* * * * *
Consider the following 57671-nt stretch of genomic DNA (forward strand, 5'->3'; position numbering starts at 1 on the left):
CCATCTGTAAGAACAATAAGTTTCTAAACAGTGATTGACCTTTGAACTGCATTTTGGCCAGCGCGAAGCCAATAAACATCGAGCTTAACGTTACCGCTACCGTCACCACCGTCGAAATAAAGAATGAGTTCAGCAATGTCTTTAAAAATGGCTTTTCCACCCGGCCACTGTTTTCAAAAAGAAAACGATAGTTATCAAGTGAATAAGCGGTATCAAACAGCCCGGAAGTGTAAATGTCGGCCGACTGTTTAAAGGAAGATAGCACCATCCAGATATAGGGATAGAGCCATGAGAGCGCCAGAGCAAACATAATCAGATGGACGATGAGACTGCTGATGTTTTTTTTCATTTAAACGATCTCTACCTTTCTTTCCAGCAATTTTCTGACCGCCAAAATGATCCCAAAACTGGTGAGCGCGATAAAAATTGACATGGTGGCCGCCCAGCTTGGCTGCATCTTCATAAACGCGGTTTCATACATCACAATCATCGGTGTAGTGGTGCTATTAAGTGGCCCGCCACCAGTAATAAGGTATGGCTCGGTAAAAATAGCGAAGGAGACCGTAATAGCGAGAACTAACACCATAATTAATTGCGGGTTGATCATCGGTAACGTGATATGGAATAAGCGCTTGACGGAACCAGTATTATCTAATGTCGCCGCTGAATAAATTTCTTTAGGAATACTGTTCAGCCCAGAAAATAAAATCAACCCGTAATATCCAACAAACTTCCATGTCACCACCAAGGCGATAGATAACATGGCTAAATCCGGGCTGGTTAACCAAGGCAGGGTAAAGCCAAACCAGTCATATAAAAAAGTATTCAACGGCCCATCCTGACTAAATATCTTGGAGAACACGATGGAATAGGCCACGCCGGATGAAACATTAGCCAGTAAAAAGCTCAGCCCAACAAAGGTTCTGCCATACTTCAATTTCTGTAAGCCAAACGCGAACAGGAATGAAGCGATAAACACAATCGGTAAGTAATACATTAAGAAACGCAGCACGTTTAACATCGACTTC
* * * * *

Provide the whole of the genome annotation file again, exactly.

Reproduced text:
Consider the following 57671-nt stretch of genomic DNA (forward strand, 5'->3'; position numbering starts at 1 on the left):
CCATCTGTAAGAACAATAAGTTTCTAAACAGTGATTGACCTTTGAACTGCATTTTGGCCAGCGCGAAGCCAATAAACATCGAGCTTAACGTTACCGCTACCGTCACCACCGTCGAAATAAAGAATGAGTTCAGCAATGTCTTTAAAAATGGCTTTTCCACCCGGCCACTGTTTTCAAAAAGAAAACGATAGTTATCAAGTGAATAAGCGGTATCAAACAGCCCGGAAGTGTAAATGTCGGCCGACTGTTTAAAGGAAGATAGCACCATCCAGATATAGGGATAGAGCCATGAGAGCGCCAGAGCAAACATAATCAGATGGACGATGAGACTGCTGATGTTTTTTTTCATTTAAACGATCTCTACCTTTCTTTCCAGCAATTTTCTGACCGCCAAAATGATCCCAAAACTGGTGAGCGCGATAAAAATTGACATGGTGGCCGCCCAGCTTGGCTGCATCTTCATAAACGCGGTTTCATACATCACAATCATCGGTGTAGTGGTGCTATTAAGTGGCCCGCCACCAGTAATAAGGTATGGCTCGGTAAAAATAGCGAAGGAGACCGTAATAGCGAGAACTAACACCATAATTAATTGCGGGTTGATCATCGGTAACGTGATATGGAATAAGCGCTTGACGGAACCAGTATTATCTAATGTCGCCGCTGAATAAATTTCTTTAGGAATACTGTTCAGCCCAGAAAATAAAATCAACCCGTAATATCCAACAAACTTCCATGTCACCACCAAGGCGATAGATAACATGGCTAAATCCGGGCTGGTTAACCAAGGCAGGGTAAAGCCAAACCAGTCATATAAAAAAGTATTCAACGGCCCATCCTGACTAAATATCTTGGAGAACACGATGGAATAGGCCACGCCGGATGAAACATTAGCCAGTAAAAAGCTCAGCCCAACAAAGGTTCTGCCATACTTCAATTTCTGTAAGCCAAACGCGAACAGGAATGAAGCGATAAACACAATCGGTAAGTAATACATTAAGAAACGCAGCACGTTTAACATCGACTTC